70. 70. The formal role responsible for innovation is not necessarily defined as innovation-specific (though some are, such as the Innovation Chief, Director of Foresight); in many cases the innovation lead is the CEO or a high-level line executive in the organization
    71. 71. Although embedding innovation in the organization may be more effective than trying to create a separate division, having a formal innovation organization increases focus and resource commitment
    72. 72. Companies must balance the benefits of a dedicated division, vs. silo’ing innovation as something for which only one group is responsible</li></li></ul><li>6<br />While having a dedicated executive responsible for innovation does not guarantee success, it certainly improves the odds <br />Innovation Success Rate<br />Innovation Type<br />24%<br />45%<br />76%<br />55%<br />Some big hits and many incremental improvements<br />Ongoing incremental improvements<br />Regular breakthrough innovation<br />Limited innovation success<br />Dedicated Innovation Executive<br />No Dedicated Innovation Executive<br />Has a dedicated innovation executive<br />Less than 50%<br />Greater than 50%<br />Does NOT have a dedicated innovation executive<br />Close to 40% of respondents at firms without a dedicated executive self-identify as laggards (bottom quartile success rate).<br />
    73. 73. 0<br />Even where there is no formal innovation role, executive commitment is a key differentiator for innovation leaders … <br />We have a high degree of executive level commitment to innovation<br />100%<br />82%<br />68%<br />46%<br />Innovation Leaders<br />Very Successful Innovators<br />Moderately Successful Innovators<br />Innovation Laggards<br />Strongly agree<br />Agree<br />Key Insights<br /><ul><li>The chief executive and leadership must make a public and visible commitment to innovation as a business imperative
    74. 74. To ingrain a commitment to innovation, KPIs must be designed to measure and reward the desired behaviors, e.g. creativity, risk-taking, creating a learning culture
    75. 75. The most successful innovators cascade commitment to innovation to the middle and lower levels of the organization, creating a culture of leadership among equals</li></li></ul><li>0<br />… And successful innovators are more likely to align their innovation activities with the company’s overall strategic vision<br />“Our innovation efforts are clearly defined in line with our overall corporate vision”<br />17.3%<br />42.1%<br />10.0%<br />52.7%<br />4.5%<br />49.4%<br />36.8%<br />23.6%<br />Moderately Successful Innovators<br />Highly Successful Innovators<br />Innovation Leaders<br />Innovation Laggards<br />Agree<br />Strongly agree<br />
    76. 76. Contents<br />Introduction<br />Drivers of Innovation<br />Barriers to Innovation<br />The People Principles of Innovation<br />Importance of Inspiring Leadership<br />Profiting from Partnerships<br />Tools and Techniques<br />Business Model Innovation<br />Implications and Opportunities<br />
    77. 77. g<br />Innovation leaders take advantage of external sources of innovation more than other firms<br />What are the primary sources of innovation / new ideas for your organization? <br />Source of Ideas – Suppliers<br />Source of Ideas – Third Party Partners<br />Innovation Laggards<br />Moderately Successful Innovators<br />Very Successful Innovators<br />Innovation Leaders<br />Innovation Leaders<br />Moderately Successful Innovators<br />Very Successful Innovators<br />Innovation Laggards<br />Key Insights<br /><ul><li>Involving suppliers and other third party partners in ideation is positively correlated with innovation success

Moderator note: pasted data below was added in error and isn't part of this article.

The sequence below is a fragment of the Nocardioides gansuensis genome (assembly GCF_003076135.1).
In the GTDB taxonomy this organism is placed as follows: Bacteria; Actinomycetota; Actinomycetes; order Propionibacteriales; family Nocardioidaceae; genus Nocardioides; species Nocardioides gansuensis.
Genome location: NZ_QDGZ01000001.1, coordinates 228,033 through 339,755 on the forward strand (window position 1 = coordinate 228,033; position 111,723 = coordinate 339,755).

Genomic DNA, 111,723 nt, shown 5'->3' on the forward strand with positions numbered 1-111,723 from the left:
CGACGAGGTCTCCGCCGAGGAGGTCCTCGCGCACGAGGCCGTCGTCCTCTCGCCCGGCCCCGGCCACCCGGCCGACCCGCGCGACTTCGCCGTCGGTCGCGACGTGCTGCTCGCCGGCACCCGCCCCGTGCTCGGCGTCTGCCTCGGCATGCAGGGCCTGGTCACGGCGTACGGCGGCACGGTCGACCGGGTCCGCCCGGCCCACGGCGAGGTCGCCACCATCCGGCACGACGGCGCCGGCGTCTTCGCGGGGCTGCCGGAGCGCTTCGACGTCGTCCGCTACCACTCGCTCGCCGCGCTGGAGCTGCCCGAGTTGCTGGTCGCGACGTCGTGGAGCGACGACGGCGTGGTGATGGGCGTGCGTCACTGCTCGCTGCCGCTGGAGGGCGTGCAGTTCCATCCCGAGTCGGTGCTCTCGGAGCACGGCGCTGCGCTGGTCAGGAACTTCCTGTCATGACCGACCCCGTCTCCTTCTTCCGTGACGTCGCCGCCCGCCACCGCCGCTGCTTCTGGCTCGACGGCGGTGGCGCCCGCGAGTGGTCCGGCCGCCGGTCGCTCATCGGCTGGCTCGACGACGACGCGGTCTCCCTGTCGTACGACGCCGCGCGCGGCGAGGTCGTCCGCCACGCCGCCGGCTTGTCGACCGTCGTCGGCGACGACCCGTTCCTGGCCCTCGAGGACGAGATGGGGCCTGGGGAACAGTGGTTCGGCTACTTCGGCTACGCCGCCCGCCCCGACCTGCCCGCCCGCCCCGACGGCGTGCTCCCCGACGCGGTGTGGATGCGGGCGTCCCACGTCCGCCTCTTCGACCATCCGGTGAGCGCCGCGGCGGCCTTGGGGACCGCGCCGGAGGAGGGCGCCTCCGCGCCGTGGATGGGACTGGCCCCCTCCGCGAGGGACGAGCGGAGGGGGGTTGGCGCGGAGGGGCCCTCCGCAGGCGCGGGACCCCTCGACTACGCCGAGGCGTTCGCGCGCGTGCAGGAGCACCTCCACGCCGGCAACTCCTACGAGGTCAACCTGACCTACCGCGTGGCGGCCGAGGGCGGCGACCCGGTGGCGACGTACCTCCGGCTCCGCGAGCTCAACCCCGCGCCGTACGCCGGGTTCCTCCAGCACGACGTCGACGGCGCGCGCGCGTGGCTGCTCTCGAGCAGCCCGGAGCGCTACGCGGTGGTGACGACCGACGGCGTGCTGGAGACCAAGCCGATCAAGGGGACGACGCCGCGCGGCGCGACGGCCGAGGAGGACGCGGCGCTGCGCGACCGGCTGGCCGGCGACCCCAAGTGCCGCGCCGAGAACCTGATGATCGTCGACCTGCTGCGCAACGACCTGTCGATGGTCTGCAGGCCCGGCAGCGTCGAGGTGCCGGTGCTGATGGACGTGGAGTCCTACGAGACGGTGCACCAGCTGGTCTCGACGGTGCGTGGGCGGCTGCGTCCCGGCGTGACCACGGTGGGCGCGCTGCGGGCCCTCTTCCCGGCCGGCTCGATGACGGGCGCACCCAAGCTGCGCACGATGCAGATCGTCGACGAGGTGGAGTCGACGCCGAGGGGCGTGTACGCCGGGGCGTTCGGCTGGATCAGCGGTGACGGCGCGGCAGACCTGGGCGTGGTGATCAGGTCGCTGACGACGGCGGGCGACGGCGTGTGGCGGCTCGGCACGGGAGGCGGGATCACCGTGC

78. 78. The use of open innovation and collaborative business tools and techniques provides enhanced innovation capability
    79. 79. Experimentation with non-traditional innovation partners, e.g. individual inventors, specialty design firms, opens new opportunities for innovation</li></li></ul><li>7<br />Higher innovation success rates are achieved when customers are more proactively involved in innovation efforts<br />How involved are your end consumers in your innovation efforts? <br />7.4%<br />We do not actively engage customers in our innovation efforts<br />Customers are involved in test marketing following initial design<br />We use market research / focus groups to generate ideas which we develop in-house<br />Customers are proactively involved in design and development<br />We maintain ongoing customer conversations to support multiple elements of our innovation processes<br />10.5%<br />11.7%<br />19.8%<br />5.3%<br />11.1%<br />21.6%<br />26.3%<br />17.3%<br />17.1%<br />17.1%<br />10.8%<br />47.4%<br />45.7%<br />37.8%<br />28.8%<br />Innovation Leaders<br />Innovation Laggards<br />Highly Successful Innovators<br />Moderately Successful Innovators<br />Key Insights<br /><ul><li>Opportunities for more active customer involvement in innovation efforts include: closed-loop marketing, user-based design, customer anthropology surveys
    80. 80. Social networking technology creates new avenues to engage customers as participants in the innovation process
    81. 81. Social anthropology, ethnography, and user experience / user-designed innovation are growing in importance – the key is to understand how customers behave, why they do what they do, what problem they are trying to solve, not what they say they want
    82. 82. More systemic and business model changes are being driven by customer insights, e.g. Tesco